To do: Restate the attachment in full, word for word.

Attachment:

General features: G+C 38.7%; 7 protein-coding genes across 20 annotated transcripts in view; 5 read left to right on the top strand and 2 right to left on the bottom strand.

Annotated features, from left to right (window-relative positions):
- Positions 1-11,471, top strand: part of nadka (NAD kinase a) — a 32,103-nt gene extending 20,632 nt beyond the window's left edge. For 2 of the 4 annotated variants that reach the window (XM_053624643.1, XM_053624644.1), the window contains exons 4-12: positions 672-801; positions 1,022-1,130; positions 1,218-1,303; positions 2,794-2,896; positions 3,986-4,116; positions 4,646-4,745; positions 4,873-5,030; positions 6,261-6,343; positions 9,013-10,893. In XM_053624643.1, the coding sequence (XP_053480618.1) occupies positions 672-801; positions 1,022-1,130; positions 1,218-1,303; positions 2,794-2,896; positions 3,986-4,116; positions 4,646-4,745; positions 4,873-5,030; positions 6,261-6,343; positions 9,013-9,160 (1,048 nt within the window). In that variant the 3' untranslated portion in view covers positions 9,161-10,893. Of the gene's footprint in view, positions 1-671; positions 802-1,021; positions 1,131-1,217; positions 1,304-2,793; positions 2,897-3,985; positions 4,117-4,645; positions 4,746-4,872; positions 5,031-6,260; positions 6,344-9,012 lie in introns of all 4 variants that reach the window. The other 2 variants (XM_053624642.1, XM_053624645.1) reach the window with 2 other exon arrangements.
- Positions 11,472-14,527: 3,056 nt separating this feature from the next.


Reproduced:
General features: G+C 38.7%; 7 protein-coding genes across 20 annotated transcripts in view; 5 read left to right on the top strand and 2 right to left on the bottom strand.

Annotated features, from left to right (window-relative positions):
- Positions 1-11,471, top strand: part of nadka (NAD kinase a) — a 32,103-nt gene extending 20,632 nt beyond the window's left edge. For 2 of the 4 annotated variants that reach the window (XM_053624643.1, XM_053624644.1), the window contains exons 4-12: positions 672-801; positions 1,022-1,130; positions 1,218-1,303; positions 2,794-2,896; positions 3,986-4,116; positions 4,646-4,745; positions 4,873-5,030; positions 6,261-6,343; positions 9,013-10,893. In XM_053624643.1, the coding sequence (XP_053480618.1) occupies positions 672-801; positions 1,022-1,130; positions 1,218-1,303; positions 2,794-2,896; positions 3,986-4,116; positions 4,646-4,745; positions 4,873-5,030; positions 6,261-6,343; positions 9,013-9,160 (1,048 nt within the window). In that variant the 3' untranslated portion in view covers positions 9,161-10,893. Of the gene's footprint in view, positions 1-671; positions 802-1,021; positions 1,131-1,217; positions 1,304-2,793; positions 2,897-3,985; positions 4,117-4,645; positions 4,746-4,872; positions 5,031-6,260; positions 6,344-9,012 lie in introns of all 4 variants that reach the window. The other 2 variants (XM_053624642.1, XM_053624645.1) reach the window with 2 other exon arrangements.
- Positions 11,472-14,527: 3,056 nt separating this feature from the next.